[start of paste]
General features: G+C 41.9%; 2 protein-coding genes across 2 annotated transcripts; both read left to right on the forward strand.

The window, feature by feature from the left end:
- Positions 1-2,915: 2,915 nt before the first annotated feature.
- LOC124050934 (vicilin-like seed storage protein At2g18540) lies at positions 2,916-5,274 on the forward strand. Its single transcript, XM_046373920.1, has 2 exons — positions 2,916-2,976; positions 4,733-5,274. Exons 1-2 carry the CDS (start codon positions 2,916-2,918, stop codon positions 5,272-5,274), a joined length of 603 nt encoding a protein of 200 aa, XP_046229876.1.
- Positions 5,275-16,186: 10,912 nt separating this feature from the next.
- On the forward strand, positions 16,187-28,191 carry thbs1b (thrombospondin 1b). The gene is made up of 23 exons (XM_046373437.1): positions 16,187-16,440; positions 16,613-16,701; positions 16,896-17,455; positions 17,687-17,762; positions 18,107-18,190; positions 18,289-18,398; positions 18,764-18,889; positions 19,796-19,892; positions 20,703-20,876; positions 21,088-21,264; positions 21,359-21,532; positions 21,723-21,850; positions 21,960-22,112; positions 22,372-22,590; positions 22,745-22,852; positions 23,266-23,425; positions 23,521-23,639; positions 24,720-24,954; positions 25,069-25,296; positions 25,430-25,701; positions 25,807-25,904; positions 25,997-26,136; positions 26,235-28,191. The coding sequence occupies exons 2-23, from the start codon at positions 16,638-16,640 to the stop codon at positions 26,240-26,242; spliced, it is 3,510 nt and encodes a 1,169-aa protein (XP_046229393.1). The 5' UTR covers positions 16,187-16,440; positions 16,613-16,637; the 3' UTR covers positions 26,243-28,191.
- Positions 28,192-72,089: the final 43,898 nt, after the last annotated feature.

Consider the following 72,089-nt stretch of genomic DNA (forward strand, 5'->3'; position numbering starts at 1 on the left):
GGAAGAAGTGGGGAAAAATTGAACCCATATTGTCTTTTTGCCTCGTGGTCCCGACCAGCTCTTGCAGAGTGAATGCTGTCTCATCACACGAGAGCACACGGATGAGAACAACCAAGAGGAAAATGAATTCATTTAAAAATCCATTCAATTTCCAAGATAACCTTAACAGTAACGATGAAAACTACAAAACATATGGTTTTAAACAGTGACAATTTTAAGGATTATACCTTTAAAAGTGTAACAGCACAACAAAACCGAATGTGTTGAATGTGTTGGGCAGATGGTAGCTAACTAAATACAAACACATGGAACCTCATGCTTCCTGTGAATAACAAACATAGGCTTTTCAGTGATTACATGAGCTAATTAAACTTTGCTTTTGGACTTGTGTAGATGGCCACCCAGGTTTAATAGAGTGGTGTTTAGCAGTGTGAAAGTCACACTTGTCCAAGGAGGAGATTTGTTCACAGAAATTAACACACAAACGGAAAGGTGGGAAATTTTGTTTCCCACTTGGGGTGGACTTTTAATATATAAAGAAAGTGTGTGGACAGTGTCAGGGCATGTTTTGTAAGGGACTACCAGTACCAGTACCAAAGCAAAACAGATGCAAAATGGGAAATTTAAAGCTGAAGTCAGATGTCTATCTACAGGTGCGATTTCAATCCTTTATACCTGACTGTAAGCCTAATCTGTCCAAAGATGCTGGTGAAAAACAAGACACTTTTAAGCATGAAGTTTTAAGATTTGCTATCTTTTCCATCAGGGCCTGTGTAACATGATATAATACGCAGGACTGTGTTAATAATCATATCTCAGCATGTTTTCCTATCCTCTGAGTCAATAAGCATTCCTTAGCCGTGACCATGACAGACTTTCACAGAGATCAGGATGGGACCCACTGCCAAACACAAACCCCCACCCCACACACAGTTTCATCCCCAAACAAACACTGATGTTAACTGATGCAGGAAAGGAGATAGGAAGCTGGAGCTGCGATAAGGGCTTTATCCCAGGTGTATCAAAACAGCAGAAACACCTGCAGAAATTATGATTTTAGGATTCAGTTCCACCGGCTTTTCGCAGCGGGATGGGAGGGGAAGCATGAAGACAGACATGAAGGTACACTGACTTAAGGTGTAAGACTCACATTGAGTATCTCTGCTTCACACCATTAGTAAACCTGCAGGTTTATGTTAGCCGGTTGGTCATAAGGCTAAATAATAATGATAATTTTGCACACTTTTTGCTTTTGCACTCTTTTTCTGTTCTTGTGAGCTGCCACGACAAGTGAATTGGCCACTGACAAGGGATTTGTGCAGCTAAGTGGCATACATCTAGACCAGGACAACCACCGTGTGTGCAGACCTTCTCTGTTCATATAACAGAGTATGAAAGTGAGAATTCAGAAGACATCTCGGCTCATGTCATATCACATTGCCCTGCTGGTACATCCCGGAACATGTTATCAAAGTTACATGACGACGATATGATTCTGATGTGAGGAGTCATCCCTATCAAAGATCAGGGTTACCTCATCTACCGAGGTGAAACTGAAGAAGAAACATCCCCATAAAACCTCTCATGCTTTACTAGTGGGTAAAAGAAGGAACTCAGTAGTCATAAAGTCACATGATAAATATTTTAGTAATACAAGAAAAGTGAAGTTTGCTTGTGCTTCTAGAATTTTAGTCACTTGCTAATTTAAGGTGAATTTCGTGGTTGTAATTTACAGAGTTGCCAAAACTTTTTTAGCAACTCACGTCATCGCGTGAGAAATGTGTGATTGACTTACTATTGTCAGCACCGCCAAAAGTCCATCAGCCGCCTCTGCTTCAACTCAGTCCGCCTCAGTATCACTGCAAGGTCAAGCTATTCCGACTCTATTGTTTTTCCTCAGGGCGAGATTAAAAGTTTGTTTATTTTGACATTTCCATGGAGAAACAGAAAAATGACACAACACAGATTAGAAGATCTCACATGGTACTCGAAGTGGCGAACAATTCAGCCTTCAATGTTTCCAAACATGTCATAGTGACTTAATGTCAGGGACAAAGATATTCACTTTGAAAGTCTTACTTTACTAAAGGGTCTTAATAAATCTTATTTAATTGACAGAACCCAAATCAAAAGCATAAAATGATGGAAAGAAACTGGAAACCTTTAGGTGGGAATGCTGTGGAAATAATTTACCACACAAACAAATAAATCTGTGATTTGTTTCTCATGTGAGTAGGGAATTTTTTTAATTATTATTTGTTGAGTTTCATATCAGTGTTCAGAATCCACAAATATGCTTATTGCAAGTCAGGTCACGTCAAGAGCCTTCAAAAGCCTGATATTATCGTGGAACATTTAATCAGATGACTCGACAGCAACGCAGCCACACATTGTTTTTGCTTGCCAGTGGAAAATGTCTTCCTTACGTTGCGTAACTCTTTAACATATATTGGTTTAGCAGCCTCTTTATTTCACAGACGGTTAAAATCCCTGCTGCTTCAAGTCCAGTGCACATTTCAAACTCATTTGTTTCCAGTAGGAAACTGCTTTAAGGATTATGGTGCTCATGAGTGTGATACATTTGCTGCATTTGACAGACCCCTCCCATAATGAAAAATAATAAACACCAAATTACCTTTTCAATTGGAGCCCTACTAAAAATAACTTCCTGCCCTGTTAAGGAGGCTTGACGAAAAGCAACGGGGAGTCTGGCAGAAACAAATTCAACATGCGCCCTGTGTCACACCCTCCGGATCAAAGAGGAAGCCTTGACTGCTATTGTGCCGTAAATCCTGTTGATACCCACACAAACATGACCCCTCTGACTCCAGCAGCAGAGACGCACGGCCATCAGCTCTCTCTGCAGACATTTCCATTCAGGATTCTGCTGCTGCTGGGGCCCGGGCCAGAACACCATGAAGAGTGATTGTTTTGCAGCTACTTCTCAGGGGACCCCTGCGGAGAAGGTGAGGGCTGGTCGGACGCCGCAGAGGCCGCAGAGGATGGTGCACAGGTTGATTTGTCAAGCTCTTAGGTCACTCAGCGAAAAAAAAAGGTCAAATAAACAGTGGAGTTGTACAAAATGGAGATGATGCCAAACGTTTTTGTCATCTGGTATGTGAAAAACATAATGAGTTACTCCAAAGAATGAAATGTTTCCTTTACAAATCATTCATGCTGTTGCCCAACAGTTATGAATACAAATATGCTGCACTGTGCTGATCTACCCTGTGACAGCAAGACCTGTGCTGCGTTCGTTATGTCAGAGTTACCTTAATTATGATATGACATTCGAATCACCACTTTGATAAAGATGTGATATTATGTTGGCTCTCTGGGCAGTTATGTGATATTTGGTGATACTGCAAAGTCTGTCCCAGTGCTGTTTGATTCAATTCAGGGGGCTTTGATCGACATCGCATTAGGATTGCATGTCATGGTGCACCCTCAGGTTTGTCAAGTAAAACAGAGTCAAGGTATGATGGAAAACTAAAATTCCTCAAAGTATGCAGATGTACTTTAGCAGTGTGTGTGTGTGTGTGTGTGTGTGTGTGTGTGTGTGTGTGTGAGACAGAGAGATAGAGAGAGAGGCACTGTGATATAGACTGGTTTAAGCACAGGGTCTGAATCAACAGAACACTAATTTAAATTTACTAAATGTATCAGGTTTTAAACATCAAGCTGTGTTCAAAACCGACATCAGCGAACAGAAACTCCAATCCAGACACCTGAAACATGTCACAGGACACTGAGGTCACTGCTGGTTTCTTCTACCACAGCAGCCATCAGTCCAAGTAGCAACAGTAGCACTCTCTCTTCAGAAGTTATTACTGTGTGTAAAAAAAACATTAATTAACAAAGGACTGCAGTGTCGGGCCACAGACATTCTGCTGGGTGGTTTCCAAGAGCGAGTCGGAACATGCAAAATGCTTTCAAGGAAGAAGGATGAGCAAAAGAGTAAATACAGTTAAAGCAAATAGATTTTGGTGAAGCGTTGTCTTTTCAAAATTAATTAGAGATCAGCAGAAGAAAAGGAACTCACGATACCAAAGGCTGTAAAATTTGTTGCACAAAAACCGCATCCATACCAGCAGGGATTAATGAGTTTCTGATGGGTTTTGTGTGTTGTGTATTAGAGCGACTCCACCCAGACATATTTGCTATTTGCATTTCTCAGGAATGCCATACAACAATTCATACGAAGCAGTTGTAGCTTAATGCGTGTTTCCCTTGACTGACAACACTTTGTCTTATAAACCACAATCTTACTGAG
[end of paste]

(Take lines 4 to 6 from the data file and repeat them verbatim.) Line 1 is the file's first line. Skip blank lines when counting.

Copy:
- LOC124050934 (vicilin-like seed storage protein At2g18540) lies at positions 2,916-5,274 on the forward strand. Its single transcript, XM_046373920.1, has 2 exons — positions 2,916-2,976; positions 4,733-5,274. Exons 1-2 carry the CDS (start codon positions 2,916-2,918, stop codon positions 5,272-5,274), a joined length of 603 nt encoding a protein of 200 aa, XP_046229876.1.
- Positions 5,275-16,186: 10,912 nt separating this feature from the next.
- On the forward strand, positions 16,187-28,191 carry thbs1b (thrombospondin 1b). The gene is made up of 23 exons (XM_046373437.1): positions 16,187-16,440; positions 16,613-16,701; positions 16,896-17,455; positions 17,687-17,762; positions 18,107-18,190; positions 18,289-18,398; positions 18,764-18,889; positions 19,796-19,892; positions 20,703-20,876; positions 21,088-21,264; positions 21,359-21,532; positions 21,723-21,850; positions 21,960-22,112; positions 22,372-22,590; positions 22,745-22,852; positions 23,266-23,425; positions 23,521-23,639; positions 24,720-24,954; positions 25,069-25,296; positions 25,430-25,701; positions 25,807-25,904; positions 25,997-26,136; positions 26,235-28,191. The coding sequence occupies exons 2-23, from the start codon at positions 16,638-16,640 to the stop codon at positions 26,240-26,242; spliced, it is 3,510 nt and encodes a 1,169-aa protein (XP_046229393.1). The 5' UTR covers positions 16,187-16,440; positions 16,613-16,637; the 3' UTR covers positions 26,243-28,191.